Final year medical students of Babcock University, Ilisan-Remo, Ogun State have called on the school management to immediately refund the money paid for the failed medical training trip to India .
The medical students had accused the institution of swindling over N46million naira meant for the students’ medical training trip to India.
Ogun Today gathered that crisis started in the institution when the school management asked the affected students of the department of Medicine and Surgery of Benjamin Carson School of Medicine in the institution to pay N9,620,700 each for a training trip to India which was not eventually organised for the students.
It was reliably gathered that after the huge sum of money was paid by the students to the coffers of the school , the trip became impossible as the India embassy failed to grant the students the visa.
OgunToday gathered that the situation got out of hands when parents and students insisted on refund, which the school had failed to oblige as at the time of filing this report.
Some of the affected students who pleaded anonymity confirmed that the money was paid into the school account.
The students revealed that they paid the charged sum into the institution’s Diamond bank account number: 0027464169 with the name CHMS.
The affected students explained that the school management announced in May this year that they should pay their final year school fees in the tune of N3million .
They further narrated that, their parents have resolved to deduct the ‘extorted’ India training fees from their final year tuition fee, but the management threatened to prevent any students who failed to pay the tuition fee in full from writing the final year examinations.
However, the final year examinations is expected to commence July 16, 2019.
One of the students who narrated the incident said, “They told us around October 2017, that we have to make payment for our trip to India for a training and they collected about N9,620,700 from us, although, I don’t know how many people paid but we are 48 in the class.
“From January last year we started going to the Embassy, of which the first batch is suppose to go on the 5th of March but after going to the Embassy three times, two days to the set date, we received a message that the Visa was not gotten and the traveling has been postponed indefinitely (because they didn’t give us a date).
“After a while, we resumed back to school without getting any useful response from the school, So January this year, when we resumed, we were supposed to pay our school fee but we refused to pay because we still have our money with the school.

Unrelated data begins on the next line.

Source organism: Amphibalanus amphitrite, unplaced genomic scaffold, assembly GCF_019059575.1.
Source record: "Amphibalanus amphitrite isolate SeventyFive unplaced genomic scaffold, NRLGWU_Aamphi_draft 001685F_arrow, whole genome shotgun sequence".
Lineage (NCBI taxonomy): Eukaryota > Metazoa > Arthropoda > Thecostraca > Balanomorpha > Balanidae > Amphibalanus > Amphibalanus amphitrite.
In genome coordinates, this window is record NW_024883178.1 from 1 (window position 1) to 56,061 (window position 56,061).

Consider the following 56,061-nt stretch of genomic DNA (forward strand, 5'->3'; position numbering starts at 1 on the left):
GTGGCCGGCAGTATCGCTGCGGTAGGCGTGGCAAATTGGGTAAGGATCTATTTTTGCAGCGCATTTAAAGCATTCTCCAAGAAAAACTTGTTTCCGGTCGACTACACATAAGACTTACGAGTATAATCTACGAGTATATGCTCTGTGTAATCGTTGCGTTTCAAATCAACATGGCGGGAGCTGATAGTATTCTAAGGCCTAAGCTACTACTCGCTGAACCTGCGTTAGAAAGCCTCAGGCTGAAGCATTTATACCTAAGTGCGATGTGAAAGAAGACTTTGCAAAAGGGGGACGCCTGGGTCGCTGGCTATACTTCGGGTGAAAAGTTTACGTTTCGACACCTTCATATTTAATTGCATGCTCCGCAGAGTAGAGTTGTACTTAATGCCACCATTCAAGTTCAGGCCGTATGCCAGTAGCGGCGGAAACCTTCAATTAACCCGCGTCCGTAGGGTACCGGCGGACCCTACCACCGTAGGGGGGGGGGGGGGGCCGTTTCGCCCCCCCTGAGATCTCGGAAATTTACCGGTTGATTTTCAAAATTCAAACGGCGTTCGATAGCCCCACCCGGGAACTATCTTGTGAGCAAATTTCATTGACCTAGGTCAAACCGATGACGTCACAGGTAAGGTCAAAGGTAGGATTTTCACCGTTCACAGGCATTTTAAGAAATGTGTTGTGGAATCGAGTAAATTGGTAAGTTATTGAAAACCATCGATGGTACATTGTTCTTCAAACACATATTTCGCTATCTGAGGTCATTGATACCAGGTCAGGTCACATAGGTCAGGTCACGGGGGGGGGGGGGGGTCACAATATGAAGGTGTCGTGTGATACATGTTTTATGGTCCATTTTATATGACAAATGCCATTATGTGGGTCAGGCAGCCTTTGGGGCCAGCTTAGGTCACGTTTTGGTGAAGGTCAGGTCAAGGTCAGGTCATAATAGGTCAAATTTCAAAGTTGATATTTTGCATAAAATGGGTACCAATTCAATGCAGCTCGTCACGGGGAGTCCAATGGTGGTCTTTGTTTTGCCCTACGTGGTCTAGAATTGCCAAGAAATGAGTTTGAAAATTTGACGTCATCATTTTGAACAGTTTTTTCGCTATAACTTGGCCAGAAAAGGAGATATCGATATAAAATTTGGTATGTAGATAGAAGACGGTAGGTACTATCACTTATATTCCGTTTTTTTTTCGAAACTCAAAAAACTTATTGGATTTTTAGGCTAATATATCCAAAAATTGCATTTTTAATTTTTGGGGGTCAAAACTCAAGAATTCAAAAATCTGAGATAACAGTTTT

“On 12th of January, the management called an impromptu meeting with our parent, but they were unable to attend because of the short notice.
“Since then, we haven’t heard anything from them up till today when we got a message from the management that we have to pay our school fee because they are yet to get the money back and If they get it, it would be paid into our accounts. But we know fully well that the possibility of we getting the money back may be very slim because we are graduating and leaving school next month and coupled with the fact that a lot of us doesn’t stay around here.” the student added.
Another victim of the alleged extortion also corroborated her colleague saying “When it was time to pay our school fee, we demanded for the refund of our trip fare for the medical training but the management were just tossing us around with no official statement or specific date for the refund of our money instead they told us to pay our school fee else we would not be allowed to write our final year examinations which is suppose to come up in July 16, 2019.
“We pay N3, 000, 000 per annum for final year students, I have paid N1.8million, my parent then said for us to pay the balance of N1.2 million the school should refund our money for the India trip to complete the school fees.”
When contacted for his reaction, the Deputy Vice-Chancellor of the Institution, Prof. Iheanyi Chukwu Okoro , described the incident as unfortunate and regrettable.
Professor Okoro explained that, the India medical training trip is an annual orientation for the institution’s final year medical students.
According to the Deputy VC, the school management had successfully took three set of the students in the last four years to India for the same exercise, saying the recent incident was unfortunate.
“It is an unfortunate incident which the University management is sad about. The India medical training trip is an annual orientation for our final year medical students and we have successfully took three sets of the students in the last four years to India for the same exercise, it’s just unfortunate that this fourth set was unsuccessful.
“The truth of the matter is that, there was slight changes from India embassy for medical training in India which the India embassy did not inform us earlier. It was about a week to the trip that we got to know about the new changes, whereas, we have incurred some expenses on Visa processing, agent fees, and airline ticket.
“When we couldn’t get through the India embassy, we applied to Medical Council of India and council said each student must pay 9000Rs and we paid N1.734 million for the 48 students from the university’s coffers, after, we waited for another three months, we had to called off the trip because the exams is closed by.
“But as I talk to you, we have credited the students this morning the sum of N405, 077 and the airline operator had promised to refund the sum N203, 000 for each student, but they are yet to credit the school account. Once we received the money from the airline operator, we shall equally credit the student’s account which will make the total refund to N608, 000 from the N9, 620,700. So, there’s nothing shady about the whole process,” the Deputy Vice-chancellor said.